Cushman & Wakefield brokers didn’t exactly erupt into spontaneous dance at its second-quarter breakfast at Michael’s, but it’s fair to say the mood on Tuesday morning bordered on hopeful.
Which is something, when you consider that the mood of quarters past was enough to make some brokers want to abandon the brokerage business for the simplicity of a surf shop in the Bahamas.
Ken McCarthy, Cushman’s managing director for New York research, set the optimistic tone with the prediction that job losses in the region would be less than initially anticipated, thanks largely to the paucity of manufacturing jobs in the city.
“That’s the good news,” Mr. McCarthy said. “Now, Joe will talk about the real estate market.”
“Somehow, I don’t like that segue,” cracked Cushman COO Joe Harbert, before launching into a presentation about how June was an unexpectedly healthy month in Manhattan.
Indeed, tenants leased 1.7 million square feet of office space in June, nearly triple May’s velocity. And while 3.7 million square feet of available space overall was added to the market in the second quarter, that’s a good deal less than the 5.7 million added in the first quarter of 2009.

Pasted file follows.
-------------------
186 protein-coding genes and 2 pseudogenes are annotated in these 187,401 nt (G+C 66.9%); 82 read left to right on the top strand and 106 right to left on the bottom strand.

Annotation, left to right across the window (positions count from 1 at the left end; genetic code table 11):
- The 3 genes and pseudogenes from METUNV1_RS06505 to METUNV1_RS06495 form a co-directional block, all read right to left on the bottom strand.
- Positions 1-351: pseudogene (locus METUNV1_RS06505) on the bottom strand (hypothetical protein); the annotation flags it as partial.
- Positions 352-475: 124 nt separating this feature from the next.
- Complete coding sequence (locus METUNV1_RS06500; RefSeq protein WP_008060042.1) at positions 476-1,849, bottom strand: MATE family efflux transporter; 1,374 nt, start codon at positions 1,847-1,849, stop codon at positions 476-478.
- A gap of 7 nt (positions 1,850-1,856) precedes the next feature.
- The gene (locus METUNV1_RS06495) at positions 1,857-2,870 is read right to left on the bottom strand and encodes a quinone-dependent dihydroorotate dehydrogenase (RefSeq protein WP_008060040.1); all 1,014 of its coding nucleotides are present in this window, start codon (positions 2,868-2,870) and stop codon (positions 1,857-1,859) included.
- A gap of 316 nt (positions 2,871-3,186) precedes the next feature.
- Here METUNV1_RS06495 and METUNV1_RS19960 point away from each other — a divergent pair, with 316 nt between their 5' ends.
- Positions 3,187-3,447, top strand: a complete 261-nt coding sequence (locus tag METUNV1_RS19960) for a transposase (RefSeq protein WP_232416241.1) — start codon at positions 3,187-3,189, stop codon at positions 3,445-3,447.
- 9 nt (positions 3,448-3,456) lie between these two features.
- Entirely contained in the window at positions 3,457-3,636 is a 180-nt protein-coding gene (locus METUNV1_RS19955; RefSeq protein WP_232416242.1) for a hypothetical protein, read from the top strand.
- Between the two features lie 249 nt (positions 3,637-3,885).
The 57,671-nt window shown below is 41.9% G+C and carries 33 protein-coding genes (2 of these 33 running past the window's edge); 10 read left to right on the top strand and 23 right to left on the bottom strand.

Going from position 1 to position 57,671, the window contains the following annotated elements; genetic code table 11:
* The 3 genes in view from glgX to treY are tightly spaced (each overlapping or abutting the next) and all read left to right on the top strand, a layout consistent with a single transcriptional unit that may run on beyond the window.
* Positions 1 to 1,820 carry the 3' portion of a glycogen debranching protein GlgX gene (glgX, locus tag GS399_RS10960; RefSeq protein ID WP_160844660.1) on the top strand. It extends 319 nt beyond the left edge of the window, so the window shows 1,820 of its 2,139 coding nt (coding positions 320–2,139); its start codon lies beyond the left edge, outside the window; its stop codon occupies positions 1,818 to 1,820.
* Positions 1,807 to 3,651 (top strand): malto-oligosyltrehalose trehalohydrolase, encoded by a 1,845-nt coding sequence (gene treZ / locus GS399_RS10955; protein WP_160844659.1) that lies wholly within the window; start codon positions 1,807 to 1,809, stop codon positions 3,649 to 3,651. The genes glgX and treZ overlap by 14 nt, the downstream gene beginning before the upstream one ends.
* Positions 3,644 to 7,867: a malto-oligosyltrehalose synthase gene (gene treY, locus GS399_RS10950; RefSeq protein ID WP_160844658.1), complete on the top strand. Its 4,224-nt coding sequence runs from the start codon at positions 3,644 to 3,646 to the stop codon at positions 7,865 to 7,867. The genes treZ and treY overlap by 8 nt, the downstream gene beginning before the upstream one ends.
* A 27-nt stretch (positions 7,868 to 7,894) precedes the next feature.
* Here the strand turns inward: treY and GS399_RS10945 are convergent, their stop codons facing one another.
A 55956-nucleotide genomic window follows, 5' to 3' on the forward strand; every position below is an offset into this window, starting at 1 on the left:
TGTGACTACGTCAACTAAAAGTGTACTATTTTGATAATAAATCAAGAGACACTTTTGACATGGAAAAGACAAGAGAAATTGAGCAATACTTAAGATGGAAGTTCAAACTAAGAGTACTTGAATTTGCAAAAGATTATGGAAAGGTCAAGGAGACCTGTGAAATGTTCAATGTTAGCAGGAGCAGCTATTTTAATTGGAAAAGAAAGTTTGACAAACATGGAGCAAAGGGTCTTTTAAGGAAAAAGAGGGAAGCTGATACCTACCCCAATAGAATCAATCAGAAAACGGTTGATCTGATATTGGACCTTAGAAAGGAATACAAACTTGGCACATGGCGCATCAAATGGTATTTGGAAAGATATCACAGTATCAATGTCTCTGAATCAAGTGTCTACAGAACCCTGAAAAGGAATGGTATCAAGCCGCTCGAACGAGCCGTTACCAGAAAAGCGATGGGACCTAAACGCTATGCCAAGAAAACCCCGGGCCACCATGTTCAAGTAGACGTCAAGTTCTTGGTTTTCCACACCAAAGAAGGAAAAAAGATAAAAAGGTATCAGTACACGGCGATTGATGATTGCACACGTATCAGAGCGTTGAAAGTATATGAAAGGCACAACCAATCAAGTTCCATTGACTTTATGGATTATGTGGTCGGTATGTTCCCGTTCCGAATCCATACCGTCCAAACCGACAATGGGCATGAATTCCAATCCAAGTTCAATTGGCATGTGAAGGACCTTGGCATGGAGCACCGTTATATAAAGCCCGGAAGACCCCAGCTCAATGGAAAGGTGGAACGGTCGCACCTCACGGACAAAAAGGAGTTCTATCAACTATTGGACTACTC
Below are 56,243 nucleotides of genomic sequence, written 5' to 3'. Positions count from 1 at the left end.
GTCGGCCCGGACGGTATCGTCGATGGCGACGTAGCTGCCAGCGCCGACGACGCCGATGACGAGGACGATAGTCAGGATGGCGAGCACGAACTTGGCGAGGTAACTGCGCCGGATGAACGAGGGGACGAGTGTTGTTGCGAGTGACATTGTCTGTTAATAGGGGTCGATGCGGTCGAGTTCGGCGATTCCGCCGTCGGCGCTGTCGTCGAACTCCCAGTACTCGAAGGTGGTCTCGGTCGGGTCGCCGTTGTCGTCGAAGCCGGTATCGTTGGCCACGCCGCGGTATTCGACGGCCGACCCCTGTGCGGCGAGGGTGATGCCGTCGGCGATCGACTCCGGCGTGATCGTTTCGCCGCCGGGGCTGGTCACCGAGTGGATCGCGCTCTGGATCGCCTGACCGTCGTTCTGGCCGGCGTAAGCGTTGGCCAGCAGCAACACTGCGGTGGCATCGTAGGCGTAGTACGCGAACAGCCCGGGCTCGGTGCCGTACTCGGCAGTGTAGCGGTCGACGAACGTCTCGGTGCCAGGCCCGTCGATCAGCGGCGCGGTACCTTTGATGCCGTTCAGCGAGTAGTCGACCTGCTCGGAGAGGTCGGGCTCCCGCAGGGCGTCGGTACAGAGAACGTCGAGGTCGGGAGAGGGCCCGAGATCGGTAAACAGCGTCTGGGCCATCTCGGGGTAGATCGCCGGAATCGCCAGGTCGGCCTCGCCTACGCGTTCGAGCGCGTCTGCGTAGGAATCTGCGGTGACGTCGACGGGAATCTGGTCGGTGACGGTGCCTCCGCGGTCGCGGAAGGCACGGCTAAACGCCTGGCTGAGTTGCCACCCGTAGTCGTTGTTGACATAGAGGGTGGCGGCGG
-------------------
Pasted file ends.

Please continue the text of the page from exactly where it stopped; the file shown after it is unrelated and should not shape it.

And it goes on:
“We don’t know if June represents an anomaly or an inflection point,” Mr. Harbert cautioned.
For sure, there’s still plenty to be worried about. Mr. McCarthy said New York will still probably lose another 65,000 office-using jobs over the next 12 months, which, coupled with the imminent addition of 11 Times Square and Goldman Sach’s 200 West Street, will likely send the vacancy rate to a peak of somewhere between 14 percent and 15.5 percent.
Meanwhile, Manhattan’s overall net effective rents are down roughly 44 percent from their peak in the first quarter of 2008. Park Avenue rents have declined by more than $30 a square foot since September. And midtown has its highest vacancy rate, 11.7 percent, since the first quarter of 2004.
“Midtown’s become kind of a value market,” Mr. Harbert said.